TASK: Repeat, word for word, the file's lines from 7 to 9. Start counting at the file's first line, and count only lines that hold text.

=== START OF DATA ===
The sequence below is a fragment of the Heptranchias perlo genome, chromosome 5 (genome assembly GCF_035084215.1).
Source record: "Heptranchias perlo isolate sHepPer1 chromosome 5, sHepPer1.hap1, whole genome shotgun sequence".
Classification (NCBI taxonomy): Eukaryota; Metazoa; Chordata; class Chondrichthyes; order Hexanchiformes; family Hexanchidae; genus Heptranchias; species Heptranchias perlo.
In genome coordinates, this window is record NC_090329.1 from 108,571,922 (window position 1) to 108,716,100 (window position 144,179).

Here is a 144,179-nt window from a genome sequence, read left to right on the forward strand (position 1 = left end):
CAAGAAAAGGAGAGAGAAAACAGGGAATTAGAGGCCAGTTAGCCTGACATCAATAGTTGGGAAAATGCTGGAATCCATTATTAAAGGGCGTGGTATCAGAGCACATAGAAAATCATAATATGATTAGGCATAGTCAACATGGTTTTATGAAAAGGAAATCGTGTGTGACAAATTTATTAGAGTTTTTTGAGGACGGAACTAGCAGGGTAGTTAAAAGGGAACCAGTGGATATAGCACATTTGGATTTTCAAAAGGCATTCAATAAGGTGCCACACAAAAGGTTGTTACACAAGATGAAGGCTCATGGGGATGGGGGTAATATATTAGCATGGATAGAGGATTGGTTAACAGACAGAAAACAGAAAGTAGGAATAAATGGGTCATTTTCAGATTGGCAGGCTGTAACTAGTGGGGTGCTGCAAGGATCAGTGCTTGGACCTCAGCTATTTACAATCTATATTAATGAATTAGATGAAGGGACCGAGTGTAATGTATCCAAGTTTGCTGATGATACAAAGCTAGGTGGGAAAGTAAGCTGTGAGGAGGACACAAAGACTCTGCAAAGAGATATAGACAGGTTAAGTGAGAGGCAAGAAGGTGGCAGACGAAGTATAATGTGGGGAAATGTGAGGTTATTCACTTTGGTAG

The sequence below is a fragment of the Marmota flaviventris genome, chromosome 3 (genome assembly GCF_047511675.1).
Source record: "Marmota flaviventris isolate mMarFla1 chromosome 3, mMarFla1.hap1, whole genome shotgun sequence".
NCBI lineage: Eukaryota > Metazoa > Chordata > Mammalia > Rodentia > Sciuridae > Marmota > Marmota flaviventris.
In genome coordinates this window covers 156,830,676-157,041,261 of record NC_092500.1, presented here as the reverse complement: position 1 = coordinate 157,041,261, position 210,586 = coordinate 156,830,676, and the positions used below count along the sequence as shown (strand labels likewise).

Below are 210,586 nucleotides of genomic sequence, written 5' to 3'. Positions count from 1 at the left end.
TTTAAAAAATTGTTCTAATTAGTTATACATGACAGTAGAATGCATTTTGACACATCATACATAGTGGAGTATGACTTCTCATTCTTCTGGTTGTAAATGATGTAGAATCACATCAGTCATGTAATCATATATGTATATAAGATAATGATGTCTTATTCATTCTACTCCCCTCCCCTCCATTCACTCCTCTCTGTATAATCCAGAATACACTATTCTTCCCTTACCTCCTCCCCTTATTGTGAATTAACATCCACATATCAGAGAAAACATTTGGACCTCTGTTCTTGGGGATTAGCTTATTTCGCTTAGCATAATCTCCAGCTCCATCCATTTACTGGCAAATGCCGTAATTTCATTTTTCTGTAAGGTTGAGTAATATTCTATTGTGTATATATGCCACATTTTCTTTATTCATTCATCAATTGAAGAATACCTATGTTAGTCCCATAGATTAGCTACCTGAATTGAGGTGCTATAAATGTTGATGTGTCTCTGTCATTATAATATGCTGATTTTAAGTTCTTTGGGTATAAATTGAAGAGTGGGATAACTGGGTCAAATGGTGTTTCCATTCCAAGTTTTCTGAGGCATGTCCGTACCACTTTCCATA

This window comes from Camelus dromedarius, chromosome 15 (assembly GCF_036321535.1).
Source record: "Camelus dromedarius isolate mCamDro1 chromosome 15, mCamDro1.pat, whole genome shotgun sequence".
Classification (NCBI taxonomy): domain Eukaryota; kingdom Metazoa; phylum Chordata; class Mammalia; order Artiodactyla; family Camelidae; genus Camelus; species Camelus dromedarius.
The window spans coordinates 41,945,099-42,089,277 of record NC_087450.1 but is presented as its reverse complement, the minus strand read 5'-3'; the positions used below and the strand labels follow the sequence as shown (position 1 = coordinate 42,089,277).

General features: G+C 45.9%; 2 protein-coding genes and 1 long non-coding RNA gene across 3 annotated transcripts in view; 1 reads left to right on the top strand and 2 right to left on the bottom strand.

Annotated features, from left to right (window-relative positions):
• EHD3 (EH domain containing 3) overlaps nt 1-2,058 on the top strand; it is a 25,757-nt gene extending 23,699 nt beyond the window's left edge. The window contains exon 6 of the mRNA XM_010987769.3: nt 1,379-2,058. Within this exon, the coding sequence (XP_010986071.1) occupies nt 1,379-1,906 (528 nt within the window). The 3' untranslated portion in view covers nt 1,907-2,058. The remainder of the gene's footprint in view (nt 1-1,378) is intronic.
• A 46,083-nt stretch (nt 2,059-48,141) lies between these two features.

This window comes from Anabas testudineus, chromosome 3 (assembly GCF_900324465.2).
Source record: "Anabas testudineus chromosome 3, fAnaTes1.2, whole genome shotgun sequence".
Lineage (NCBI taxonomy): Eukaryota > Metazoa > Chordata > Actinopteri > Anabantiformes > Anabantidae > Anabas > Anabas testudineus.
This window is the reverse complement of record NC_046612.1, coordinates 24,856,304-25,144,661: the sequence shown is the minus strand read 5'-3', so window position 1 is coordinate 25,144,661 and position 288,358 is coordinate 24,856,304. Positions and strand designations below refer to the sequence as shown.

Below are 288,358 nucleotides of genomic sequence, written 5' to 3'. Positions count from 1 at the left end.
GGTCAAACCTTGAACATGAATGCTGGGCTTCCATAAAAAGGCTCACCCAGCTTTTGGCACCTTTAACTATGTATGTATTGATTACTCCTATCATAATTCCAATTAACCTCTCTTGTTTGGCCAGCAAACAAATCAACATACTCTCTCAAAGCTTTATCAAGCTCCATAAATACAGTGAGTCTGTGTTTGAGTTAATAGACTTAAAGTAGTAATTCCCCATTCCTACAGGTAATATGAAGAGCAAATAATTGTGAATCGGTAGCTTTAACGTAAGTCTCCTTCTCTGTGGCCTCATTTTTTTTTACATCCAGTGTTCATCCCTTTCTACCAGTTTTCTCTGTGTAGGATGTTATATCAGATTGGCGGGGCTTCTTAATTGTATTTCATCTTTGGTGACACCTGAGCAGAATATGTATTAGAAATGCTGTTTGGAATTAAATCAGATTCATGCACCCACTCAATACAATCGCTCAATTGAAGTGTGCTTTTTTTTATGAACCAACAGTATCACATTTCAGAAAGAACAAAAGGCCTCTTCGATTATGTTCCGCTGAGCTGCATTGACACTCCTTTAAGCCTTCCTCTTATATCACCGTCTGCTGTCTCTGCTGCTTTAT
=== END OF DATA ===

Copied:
The sequence below is a fragment of the Marmota flaviventris genome, chromosome 3 (genome assembly GCF_047511675.1).
Source record: "Marmota flaviventris isolate mMarFla1 chromosome 3, mMarFla1.hap1, whole genome shotgun sequence".
NCBI lineage: Eukaryota > Metazoa > Chordata > Mammalia > Rodentia > Sciuridae > Marmota > Marmota flaviventris.